Our REACH programme – which was recently shortlisted for a Green Gown Award – sets out to diversify the banking sector, and enable social mobility and inclusion. Looking back on July’s REACH event with young women, this article illustrates how.
There’s a stereotype that being a banker means you’re a maths genius who loves dealing with spreadsheets all day. Of course, like all stereotypes, it's wrong.
The varied roles in financial services today demand different points of view and different skills – such as strategy, data analytics, technology and marketing. And the industry needs a rich diversity of people to bring their perspectives and talents to the finance sector.
But without positive action, diversity in banking and finance is unlikely to happen anytime soon. The FCA estimates that at the current rate, gender equality in the sector will not happen for another 88 years!
Which is where our REACH programme comes in.
We hold several one-day free workshops every year, to show young people of all backgrounds and every gender that – if they’re interested – banking and finance is a good career for them.July's REACH event was no exception, and we were delighted to welcome a group of young women from schools and sixth-form colleges who were to curious to find out more.
In June, Founding Director of Axion Property Partners, Ayesha Ofori was listed as one of The Sunday Telegraph's 'Britain's brightest female business leaders under 35'.
She gave up a morning to come to our REACH event, where she spoke candidly about her career in investment banking, wealth management and property investment.
Ayesha described her journey – the challenges she faced as well as the fun she'd had along the way – and shared her top tips:
- find a mentor, before you start your career and throughout your career because it’s important to get a second perspective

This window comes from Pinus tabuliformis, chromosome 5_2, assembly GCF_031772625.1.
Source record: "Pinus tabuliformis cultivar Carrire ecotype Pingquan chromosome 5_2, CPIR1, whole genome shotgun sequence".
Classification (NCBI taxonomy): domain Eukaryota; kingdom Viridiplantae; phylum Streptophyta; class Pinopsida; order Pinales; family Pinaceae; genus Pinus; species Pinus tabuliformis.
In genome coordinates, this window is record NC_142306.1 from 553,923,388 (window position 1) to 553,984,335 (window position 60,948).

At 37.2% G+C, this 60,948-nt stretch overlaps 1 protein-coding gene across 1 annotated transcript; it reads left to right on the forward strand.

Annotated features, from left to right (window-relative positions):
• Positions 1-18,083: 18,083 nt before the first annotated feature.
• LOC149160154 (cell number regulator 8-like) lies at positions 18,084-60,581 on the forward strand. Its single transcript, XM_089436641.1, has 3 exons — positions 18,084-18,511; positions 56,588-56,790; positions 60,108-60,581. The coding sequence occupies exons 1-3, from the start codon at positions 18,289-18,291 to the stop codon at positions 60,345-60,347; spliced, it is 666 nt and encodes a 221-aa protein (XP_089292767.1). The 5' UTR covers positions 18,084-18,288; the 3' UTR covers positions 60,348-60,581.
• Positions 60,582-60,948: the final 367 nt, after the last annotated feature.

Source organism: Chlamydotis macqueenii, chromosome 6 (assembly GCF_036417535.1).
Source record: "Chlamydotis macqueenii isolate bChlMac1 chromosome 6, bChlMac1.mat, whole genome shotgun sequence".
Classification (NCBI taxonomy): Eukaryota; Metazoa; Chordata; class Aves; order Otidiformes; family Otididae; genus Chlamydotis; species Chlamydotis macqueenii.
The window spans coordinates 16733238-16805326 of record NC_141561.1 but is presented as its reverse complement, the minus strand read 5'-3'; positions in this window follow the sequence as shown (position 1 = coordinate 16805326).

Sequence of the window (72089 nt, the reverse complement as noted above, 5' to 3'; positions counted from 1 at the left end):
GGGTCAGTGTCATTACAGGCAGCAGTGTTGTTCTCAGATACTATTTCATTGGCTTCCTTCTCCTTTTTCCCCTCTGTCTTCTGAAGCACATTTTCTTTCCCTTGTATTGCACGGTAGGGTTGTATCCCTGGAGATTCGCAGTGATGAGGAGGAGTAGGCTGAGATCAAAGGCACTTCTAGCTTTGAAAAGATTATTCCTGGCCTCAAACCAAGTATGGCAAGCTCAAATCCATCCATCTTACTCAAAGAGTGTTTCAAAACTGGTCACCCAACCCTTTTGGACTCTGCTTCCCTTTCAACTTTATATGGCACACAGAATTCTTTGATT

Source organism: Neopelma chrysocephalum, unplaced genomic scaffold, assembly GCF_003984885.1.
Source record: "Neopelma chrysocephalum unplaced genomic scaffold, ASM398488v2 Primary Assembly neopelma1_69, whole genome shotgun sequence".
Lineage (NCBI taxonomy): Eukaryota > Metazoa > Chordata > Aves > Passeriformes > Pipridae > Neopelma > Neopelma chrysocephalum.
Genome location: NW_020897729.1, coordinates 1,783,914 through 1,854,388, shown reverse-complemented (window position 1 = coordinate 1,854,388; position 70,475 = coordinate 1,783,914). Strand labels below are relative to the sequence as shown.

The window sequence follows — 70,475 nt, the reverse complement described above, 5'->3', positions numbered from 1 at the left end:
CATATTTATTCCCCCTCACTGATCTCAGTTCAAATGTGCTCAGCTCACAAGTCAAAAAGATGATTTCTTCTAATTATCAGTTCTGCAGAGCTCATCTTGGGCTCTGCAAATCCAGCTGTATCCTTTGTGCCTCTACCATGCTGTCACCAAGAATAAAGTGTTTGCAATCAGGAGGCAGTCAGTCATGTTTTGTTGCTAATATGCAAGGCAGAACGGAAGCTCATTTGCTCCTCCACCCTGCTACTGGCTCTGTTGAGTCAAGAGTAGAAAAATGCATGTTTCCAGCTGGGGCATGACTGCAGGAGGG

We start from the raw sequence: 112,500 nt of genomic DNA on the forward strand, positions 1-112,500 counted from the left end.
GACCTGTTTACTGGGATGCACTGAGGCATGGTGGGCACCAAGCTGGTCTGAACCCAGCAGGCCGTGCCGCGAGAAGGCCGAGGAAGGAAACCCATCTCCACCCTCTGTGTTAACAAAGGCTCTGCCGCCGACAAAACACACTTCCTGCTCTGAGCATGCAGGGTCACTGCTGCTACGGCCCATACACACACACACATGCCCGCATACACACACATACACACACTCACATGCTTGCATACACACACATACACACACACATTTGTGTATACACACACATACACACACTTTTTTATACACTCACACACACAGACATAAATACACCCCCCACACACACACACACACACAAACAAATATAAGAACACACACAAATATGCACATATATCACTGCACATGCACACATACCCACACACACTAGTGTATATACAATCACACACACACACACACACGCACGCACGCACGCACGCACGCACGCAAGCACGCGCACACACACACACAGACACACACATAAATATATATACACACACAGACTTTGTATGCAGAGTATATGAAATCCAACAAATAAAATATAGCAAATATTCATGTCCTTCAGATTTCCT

- if you want to do a particular role, keep your eyes and ears open, but be receptive to other roles because something may come along that suits you better
Ayesha was generous with her time, sticking around to answer questions from her audience on everything from running your own business, to networking and finding a mentor.
Tama Muyunda, who has just finished her A’levels said, “I actually feel empowered.” Asked why, she explained that Ayesha was “not like your typical person when you think of bankers”.
"It's nice to see someone from a different background can still be successful in there. Seeing someone like her – I could actually go into that field.
Interactive trading simulation
Dhinta Foster, Product Development Executive at Amplify, ran an interactive trading session.
"I think it's really important to outreach to younger women, and younger underprivileged groups of students," she said. "When I was their age – say the age of 15 to 18 – I had no idea about financial services."
Dhinta talked through the work of investment banks and introduced to trading through a computerised trading activity. For an hour, participants were either global market investors or hedge fund managers.
"Getting that experience is important," said Dhinta. "It's important for them to know whether this is something that really interests them."
The winning team in the trading simulation earned £248,000 of virtual commission!
Noellia Cedric, who will be going into her final year of sixth form in September, said she'd enjoyed the session. "It's kind of helped me see if it's something I'm good at, if it's something I like or not."
Meeting professionals and networking
After lunch, we were joined by Aneesa Malik of HSBC, Benise Asante Boahene, of Deloitte and Elicia Newman and Monica Conder – both of Handelsbanken – for a panel session.
This gave participants a chance to hear from young professional women about how to get ahead in the industry. They were also able to ask questions, before learning about the opportunities to study a degree at The London Institute of Banking & Finance.
The day finished with speed-networking which gave participants a chance to chat with speakers and staff.
"REACH is designed to bring more talented people from under-represented groups into banking and finance," said Hema Tank, Associate Dean, "And we always hope that it will encourage people to apply to our university. But it's also about much more than that!'
"Whether they decide to enter the sector or not, we hope that the young women who spent the day with us today will all take away some inspiration and guidance that will serve them well in the future.
See our upcoming events